Noted essayist to lecture on culture, writing

Jennifer Nacin

Born into a Jewish-Turkish-Italian family in Alexandria, Egypt, later residing in Italy and France, Andre Aciman knows the meaning of culture clash firsthand.

Aciman, who later immigrated to the United States, will give his lecture, “Writing, Exile and Cunning,” at 8 p.m. Thursday in the Sun Room of the Memorial Union.

Aciman will discuss the process of creatively communicating his experiences and memories of cultural loss through personal essays and in memoir form, explaining how other writers can do the same.

“Something profound happens to us every single day,” Aciman said. “It is the job of a writer to capture that and explain it and make sure it is understood.”

Sheryl St. Germain, director of the Center for Excellence in the Arts and Humanities, said Aciman is one of the most noted essayists of this era.

Aciman is the headliner for the lecture series “Cultures and Contact/Cultures and Conflict,” and students interested in the clash of culture and personal essay writing would benefit from hearing him, she said.

“He is writing from the perspective of someone who is coming from two cultures,” she said. “He has interesting perspectives on emigrating from one culture to another.”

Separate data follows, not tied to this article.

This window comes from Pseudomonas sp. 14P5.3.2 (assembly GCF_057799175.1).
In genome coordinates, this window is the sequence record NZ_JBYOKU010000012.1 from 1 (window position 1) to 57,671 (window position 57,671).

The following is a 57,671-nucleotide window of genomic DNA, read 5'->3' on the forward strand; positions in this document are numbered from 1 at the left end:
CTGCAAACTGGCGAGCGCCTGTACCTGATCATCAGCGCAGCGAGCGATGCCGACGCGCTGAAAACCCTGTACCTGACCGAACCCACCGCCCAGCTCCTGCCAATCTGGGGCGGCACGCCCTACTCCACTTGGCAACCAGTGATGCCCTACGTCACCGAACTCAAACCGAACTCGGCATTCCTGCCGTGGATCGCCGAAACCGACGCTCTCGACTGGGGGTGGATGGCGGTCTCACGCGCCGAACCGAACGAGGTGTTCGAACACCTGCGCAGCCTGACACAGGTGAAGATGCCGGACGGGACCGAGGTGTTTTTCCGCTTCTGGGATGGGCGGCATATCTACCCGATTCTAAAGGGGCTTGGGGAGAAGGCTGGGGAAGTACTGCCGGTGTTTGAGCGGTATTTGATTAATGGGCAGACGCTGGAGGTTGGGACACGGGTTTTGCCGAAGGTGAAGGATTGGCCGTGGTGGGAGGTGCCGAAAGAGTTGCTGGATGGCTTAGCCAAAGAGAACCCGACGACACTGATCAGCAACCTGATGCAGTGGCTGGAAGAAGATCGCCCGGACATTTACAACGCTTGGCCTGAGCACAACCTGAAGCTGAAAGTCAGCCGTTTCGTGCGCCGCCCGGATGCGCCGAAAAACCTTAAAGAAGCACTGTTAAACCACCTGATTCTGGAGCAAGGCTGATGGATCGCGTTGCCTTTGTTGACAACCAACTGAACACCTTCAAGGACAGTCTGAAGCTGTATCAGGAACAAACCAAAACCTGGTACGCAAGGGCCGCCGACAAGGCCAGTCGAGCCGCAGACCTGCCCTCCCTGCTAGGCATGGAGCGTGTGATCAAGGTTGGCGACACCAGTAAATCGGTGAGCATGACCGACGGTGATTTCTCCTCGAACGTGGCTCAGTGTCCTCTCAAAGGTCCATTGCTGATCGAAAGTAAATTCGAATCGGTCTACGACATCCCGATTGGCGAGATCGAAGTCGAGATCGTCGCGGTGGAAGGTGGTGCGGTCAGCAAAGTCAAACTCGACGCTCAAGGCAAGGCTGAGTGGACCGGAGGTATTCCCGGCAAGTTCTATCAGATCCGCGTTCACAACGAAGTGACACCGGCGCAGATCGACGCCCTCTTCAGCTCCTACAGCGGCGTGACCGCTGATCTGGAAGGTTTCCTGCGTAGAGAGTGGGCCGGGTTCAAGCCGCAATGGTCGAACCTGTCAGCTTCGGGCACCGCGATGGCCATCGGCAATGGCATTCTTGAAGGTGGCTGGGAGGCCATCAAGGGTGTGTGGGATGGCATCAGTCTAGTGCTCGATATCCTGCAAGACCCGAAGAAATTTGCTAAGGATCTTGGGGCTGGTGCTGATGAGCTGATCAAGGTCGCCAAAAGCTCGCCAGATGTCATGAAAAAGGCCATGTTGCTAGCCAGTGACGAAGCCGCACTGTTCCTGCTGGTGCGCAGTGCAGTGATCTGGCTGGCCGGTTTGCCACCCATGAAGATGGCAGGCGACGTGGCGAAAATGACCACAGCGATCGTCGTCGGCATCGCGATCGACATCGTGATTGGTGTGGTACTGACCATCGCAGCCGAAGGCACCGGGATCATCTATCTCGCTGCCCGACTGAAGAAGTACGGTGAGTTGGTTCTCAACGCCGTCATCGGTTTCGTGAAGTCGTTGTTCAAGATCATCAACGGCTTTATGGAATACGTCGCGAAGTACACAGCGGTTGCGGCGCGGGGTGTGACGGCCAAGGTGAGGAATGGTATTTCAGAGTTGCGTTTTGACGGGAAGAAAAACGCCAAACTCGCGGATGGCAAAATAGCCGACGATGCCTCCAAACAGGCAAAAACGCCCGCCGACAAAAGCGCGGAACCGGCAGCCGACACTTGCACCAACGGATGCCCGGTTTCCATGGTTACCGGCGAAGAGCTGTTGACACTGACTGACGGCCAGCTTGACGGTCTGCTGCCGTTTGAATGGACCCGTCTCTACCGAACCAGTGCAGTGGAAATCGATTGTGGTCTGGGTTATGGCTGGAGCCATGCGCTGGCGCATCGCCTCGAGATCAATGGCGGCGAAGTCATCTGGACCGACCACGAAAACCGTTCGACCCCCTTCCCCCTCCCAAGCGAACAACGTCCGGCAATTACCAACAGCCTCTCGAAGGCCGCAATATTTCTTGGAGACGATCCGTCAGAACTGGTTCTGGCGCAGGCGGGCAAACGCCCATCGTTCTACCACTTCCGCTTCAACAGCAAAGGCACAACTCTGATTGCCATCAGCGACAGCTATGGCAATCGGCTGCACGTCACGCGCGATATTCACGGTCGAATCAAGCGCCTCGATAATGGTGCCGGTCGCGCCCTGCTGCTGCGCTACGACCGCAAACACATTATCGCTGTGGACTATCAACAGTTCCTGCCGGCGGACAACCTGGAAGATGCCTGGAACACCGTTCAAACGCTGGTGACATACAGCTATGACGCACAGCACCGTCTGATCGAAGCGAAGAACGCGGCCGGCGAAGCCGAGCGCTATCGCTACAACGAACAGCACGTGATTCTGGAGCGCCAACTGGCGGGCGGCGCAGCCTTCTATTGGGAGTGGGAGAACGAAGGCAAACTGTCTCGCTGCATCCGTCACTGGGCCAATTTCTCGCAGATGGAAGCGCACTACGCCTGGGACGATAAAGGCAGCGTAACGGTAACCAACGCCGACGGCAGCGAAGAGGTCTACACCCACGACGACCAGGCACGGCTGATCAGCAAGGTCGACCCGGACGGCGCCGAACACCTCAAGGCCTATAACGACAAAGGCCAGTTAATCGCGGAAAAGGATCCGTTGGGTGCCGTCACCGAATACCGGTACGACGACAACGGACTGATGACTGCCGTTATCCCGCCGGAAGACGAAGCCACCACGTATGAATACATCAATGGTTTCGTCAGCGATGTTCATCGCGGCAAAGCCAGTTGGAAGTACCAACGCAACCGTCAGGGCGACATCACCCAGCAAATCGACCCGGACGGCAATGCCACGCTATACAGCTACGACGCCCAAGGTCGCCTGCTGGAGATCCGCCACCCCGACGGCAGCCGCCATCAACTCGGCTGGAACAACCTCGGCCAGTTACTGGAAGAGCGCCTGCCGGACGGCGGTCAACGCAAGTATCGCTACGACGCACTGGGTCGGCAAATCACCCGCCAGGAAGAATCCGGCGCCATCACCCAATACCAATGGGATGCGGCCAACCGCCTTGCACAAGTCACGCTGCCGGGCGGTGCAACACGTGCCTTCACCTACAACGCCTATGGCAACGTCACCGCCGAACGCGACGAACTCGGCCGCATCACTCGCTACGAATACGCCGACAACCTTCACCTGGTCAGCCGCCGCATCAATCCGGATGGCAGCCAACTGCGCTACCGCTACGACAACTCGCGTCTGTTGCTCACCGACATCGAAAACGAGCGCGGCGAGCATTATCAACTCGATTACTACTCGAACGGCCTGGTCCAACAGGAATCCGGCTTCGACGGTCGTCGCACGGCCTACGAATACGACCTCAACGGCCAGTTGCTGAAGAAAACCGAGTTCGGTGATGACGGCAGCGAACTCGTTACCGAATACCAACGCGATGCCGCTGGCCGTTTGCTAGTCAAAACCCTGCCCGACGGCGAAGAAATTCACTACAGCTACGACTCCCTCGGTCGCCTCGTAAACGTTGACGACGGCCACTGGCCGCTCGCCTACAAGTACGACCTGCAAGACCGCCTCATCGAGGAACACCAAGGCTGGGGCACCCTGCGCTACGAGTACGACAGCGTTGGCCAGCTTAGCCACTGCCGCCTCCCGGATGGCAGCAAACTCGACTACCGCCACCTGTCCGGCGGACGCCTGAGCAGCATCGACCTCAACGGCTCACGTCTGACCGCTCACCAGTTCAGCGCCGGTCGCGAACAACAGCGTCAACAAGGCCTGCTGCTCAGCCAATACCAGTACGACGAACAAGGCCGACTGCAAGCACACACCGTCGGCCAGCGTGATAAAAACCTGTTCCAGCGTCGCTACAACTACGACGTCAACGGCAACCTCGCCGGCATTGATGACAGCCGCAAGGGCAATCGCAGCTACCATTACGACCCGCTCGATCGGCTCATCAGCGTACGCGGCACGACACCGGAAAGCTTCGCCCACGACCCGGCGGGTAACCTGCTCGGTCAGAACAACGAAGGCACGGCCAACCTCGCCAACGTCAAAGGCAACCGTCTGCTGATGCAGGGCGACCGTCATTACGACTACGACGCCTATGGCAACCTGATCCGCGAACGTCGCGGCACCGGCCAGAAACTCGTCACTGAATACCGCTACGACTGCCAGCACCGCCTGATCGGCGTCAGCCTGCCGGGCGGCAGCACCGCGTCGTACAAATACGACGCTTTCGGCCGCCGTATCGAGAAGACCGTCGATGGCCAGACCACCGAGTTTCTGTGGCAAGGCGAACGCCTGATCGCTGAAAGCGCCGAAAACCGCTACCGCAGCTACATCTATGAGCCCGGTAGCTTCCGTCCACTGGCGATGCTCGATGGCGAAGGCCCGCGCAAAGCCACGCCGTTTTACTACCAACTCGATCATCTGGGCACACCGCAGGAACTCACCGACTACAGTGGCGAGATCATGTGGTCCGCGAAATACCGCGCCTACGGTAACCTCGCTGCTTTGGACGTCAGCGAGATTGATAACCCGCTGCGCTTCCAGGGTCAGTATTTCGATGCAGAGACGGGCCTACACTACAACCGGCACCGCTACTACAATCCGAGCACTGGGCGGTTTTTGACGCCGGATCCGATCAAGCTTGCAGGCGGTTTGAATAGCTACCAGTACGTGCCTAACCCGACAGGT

Attendees will benefit from the topics of content and structural issues of writing, St. Germain said.

“I am particularly interested in how we define who we are vis-…-vis after we’ve written about our past,” Aciman said. “Writing changes you — that’s why we write.”

Writing about life experiences can help writers document their lives and can help them continue to live through their writings, Aciman said.

“Part of writing about your past is wanting to put it behind you,” he said. “Part of it is you wanting to remember. But also what happens when you write about your past is you go on living.”

Aciman has discussed the subject of experience translation for many years and said he once told an interviewer that it was not because he grew up in Egypt that he had a good story to tell.

“We all have good stories,” he said. “It’s just that to find this tale we must each travel back into our own ‘Egypt’ — into our own secret maze of desires, images, and memories — our own hell. And not everyone wants to.”

Aciman said writers occasionally think that by writing about their pasts, they’ve somehow captured their memories and laid to rest unpleasant experiences in life they wish to forget. That is not always the case, he said.

“You see that some things have not been put to bed or they have come back in different forms,” Aciman said.

Aciman is a professor of comparative literature at the City University of New York Graduate College and is best known for his memoir, “Out of Egypt,” a depiction of his family’s life in Alexandria.

He also authored “False Papers,” a 14-essay collection that investigates ideas and memories of home, identity and exile.

At the conclusion of the lecture, Aciman will be joined on stage by John Monroe, assistant professor of history, for a public interview.